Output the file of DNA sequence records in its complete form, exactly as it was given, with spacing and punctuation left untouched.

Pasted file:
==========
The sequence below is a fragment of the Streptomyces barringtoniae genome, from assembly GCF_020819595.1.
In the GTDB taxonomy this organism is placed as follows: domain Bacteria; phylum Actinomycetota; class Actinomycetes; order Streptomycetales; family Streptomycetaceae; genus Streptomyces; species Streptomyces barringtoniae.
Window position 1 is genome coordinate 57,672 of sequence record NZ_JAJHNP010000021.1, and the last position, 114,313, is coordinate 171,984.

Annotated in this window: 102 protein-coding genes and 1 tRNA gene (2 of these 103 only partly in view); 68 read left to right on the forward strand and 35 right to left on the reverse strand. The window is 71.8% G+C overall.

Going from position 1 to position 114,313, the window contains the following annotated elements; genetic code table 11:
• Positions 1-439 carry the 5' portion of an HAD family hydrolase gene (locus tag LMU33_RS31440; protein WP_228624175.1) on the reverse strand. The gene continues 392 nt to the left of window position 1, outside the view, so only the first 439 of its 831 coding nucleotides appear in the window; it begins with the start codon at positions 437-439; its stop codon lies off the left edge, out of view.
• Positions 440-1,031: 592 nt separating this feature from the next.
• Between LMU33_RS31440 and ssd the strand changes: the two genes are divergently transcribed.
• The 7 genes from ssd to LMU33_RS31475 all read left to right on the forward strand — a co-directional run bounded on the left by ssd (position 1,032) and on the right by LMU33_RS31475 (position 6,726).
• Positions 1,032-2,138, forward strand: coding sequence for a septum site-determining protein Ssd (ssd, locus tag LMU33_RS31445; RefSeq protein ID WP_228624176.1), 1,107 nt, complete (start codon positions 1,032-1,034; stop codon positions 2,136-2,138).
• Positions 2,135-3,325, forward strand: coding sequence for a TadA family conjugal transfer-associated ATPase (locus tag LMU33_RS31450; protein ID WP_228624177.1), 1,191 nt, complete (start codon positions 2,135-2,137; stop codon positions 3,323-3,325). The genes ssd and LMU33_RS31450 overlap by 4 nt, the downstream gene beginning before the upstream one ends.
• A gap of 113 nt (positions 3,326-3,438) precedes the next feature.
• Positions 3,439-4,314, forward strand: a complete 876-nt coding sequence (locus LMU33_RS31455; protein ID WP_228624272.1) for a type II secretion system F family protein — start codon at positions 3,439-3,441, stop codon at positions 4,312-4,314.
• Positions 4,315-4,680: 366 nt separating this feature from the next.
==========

The sequence below is a fragment of the Streptomyces barringtoniae genome, from assembly GCF_020819595.1.
In the GTDB taxonomy this organism is placed as follows: domain Bacteria; phylum Actinomycetota; class Actinomycetes; order Streptomycetales; family Streptomycetaceae; genus Streptomyces; species Streptomyces barringtoniae.
Window position 1 is genome coordinate 57,672 of sequence record NZ_JAJHNP010000021.1, and the last position, 114,313, is coordinate 171,984.

Annotated in this window: 102 protein-coding genes and 1 tRNA gene (2 of these 103 only partly in view); 68 read left to right on the forward strand and 35 right to left on the reverse strand. The window is 71.8% G+C overall.

Going from position 1 to position 114,313, the window contains the following annotated elements; genetic code table 11:
• Positions 1-439 carry the 5' portion of an HAD family hydrolase gene (locus tag LMU33_RS31440; protein WP_228624175.1) on the reverse strand. The gene continues 392 nt to the left of window position 1, outside the view, so only the first 439 of its 831 coding nucleotides appear in the window; it begins with the start codon at positions 437-439; its stop codon lies off the left edge, out of view.
• Positions 440-1,031: 592 nt separating this feature from the next.
• Between LMU33_RS31440 and ssd the strand changes: the two genes are divergently transcribed.
• The 7 genes from ssd to LMU33_RS31475 all read left to right on the forward strand — a co-directional run bounded on the left by ssd (position 1,032) and on the right by LMU33_RS31475 (position 6,726).
• Positions 1,032-2,138, forward strand: coding sequence for a septum site-determining protein Ssd (ssd, locus tag LMU33_RS31445; RefSeq protein ID WP_228624176.1), 1,107 nt, complete (start codon positions 1,032-1,034; stop codon positions 2,136-2,138).
• Positions 2,135-3,325, forward strand: coding sequence for a TadA family conjugal transfer-associated ATPase (locus tag LMU33_RS31450; protein ID WP_228624177.1), 1,191 nt, complete (start codon positions 2,135-2,137; stop codon positions 3,323-3,325). The genes ssd and LMU33_RS31450 overlap by 4 nt, the downstream gene beginning before the upstream one ends.
• A gap of 113 nt (positions 3,326-3,438) precedes the next feature.
• Positions 3,439-4,314, forward strand: a complete 876-nt coding sequence (locus LMU33_RS31455; protein ID WP_228624272.1) for a type II secretion system F family protein — start codon at positions 3,439-3,441, stop codon at positions 4,312-4,314.
• Positions 4,315-4,680: 366 nt separating this feature from the next.